Raymond said that there are other requirements associated with receiving TIF funds, such as the public procurement process, competitive bid process and prevailing wage issues, among other requirements. He said that since TIF funds are released on a reimbursement basis, staff waits until those requirements are verified before releasing funds.
If those things aren’t done appropriately, it can render a project ineligible for reimbursement regardless of whether the commission had approved the use of funds, Raymond said.
Commissioners also voted 5-0 to approve a request for $5,050 from the West Bank Urban Renewal TIF District for the Explore Great Falls Wayfinding Plan.
The city-wide wayfinding plan is being developed by the Business Improvement District in cooperation with the Downtown Development Partnership and the City of Great Falls.
The plan will draw and direct residents and visitors passing through the area to explore amenities, attractions and businesses within the community, according to the downtown groups. It will connect pedestrians, cyclists and vehicles with downtown and adjacent destinations and local amenities.
That funding is being used to cover a shortfall in other funding for the $66,550 contract for development of the plan. The cost doesn’t include fabrication of signs, construction or placement of signs.
In February, the Great Falls Business Improvement District on behalf of the Downtown Development Partnership received a $15,000 grant from the Department of Commerce’s Montana Main Street Program for development of the wayfinding plan.
The Main Street grant funding is coupled with $25,000 that the city earmarked in 2017 from the downtown TIF district toward wayfinding.
Brett Doney of the Great Falls Development Authority and DDP member said that the Business Improvement District, Tourism Business Improvement District and DDP contributed $6,500 each toward the project. The Great Falls Area Chamber of Commerce and GFDA each contributed $1,000.
That left the groups $5,050 short of the total cost.
The BID is an accredited member of the Montana Main Street program and is a nationally recognized Main Street America member. The BID and DDP with the City of Great Falls, released a request for proposals in October 2019 and selected Cushing Terrell, formerly known as CTA Architects Engineers, for the project.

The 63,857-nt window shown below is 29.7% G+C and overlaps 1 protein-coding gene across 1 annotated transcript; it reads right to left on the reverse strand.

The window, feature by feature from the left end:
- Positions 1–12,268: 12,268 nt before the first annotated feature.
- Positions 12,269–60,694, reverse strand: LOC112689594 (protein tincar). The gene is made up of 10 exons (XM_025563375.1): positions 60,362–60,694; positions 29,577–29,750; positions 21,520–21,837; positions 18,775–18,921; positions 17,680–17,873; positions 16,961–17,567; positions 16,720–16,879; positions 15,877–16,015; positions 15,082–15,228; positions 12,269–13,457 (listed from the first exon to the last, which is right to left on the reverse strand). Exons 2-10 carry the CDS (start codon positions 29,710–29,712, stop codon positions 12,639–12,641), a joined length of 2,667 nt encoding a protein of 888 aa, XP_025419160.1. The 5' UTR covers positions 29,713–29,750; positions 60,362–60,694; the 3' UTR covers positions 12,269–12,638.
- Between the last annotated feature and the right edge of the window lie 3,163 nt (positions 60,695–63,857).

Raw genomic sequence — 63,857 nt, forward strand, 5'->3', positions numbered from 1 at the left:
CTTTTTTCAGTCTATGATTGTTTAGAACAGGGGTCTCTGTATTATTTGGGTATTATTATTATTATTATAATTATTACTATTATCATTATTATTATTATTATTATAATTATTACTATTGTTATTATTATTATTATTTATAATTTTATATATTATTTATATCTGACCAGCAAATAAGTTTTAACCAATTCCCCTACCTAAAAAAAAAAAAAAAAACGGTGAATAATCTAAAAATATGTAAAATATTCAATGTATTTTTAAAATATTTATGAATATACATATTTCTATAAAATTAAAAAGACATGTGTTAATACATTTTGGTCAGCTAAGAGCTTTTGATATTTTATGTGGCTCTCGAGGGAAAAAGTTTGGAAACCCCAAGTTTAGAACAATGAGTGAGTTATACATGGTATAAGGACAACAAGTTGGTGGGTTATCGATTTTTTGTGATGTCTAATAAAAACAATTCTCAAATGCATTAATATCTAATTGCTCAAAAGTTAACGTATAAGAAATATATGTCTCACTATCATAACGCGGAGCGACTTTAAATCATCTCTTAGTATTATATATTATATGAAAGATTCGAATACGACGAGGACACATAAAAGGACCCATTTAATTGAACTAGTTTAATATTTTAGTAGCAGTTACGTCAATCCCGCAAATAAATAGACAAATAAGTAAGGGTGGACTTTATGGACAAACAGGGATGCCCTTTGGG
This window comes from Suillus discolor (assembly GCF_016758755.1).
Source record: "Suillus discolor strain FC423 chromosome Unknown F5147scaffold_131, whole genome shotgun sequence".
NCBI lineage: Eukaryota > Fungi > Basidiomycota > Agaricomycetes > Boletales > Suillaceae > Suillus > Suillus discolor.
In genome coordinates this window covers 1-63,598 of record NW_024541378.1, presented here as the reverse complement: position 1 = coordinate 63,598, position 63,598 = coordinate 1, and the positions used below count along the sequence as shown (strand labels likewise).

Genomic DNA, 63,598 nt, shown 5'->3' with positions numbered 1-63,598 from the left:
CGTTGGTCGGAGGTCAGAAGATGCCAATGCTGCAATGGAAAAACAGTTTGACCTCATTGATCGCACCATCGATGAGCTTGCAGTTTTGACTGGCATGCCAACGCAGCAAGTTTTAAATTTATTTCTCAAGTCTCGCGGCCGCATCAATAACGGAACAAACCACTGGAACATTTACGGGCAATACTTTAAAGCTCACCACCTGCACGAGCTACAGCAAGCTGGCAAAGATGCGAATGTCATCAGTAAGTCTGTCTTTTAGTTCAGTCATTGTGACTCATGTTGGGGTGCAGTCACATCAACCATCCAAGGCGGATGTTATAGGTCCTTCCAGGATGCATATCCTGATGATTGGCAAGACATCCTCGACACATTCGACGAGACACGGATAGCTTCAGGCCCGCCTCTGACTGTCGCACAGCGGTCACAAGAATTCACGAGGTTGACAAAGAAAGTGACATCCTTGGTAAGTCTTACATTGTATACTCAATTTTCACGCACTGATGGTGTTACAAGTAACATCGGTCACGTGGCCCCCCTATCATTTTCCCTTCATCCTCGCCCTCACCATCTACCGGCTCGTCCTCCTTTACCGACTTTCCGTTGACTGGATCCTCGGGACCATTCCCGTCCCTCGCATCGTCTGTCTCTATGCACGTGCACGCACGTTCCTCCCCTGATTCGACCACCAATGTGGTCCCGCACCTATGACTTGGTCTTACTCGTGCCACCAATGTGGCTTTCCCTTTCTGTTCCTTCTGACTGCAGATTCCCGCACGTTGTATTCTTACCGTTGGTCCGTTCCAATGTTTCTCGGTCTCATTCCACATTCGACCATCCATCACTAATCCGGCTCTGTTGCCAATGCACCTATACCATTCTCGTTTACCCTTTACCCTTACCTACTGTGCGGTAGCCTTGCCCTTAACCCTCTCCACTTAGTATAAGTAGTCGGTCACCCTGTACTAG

During the April 22 DDP meeting, Nicole Olmstead from Cushing Terrell told the group that the main focus was to create a clear and consistent signage plan to get visitors moving throughout the community.
Olmstead said the team was anticipating the project would take six to seven months.
Then they’ll create the base map as a guiding document on the placement of signage, but Olmstead said they don’t foresee getting into exact sign locations.
In late summer, Olmstead they’d get into the design phase with general themes, collecting comments, making adjustments and presenting the final plan.
“At the end of this, you guys will have a great plan that can be implemented through time in a way that makes sense to the community,” Olmstead said.
According to the RFP that was released in 2019, the city will provide grant administration and the BID will provide oversight of the project.
The downtown organizations and the city have been discussing options for wayfinding plans for years but have had little success in securing a grant for the project so far. Officials and downtown groups have often said they’d prefer to develop an organized plan for the downtown area, or the entire city, versus piecemealing signage for things like parking.
“The need for a wayfinding plan in Great Falls stems from the challenges the city faces with connecting pedestrians, cyclists and vehicles with downtown Great Falls and adjacent destinations including the River’s Edge Trail, city parks and other community attractions,” according to the RFP. “To that end, the city intends to develop signage oriented to pedestrians, cyclists and vehicles.”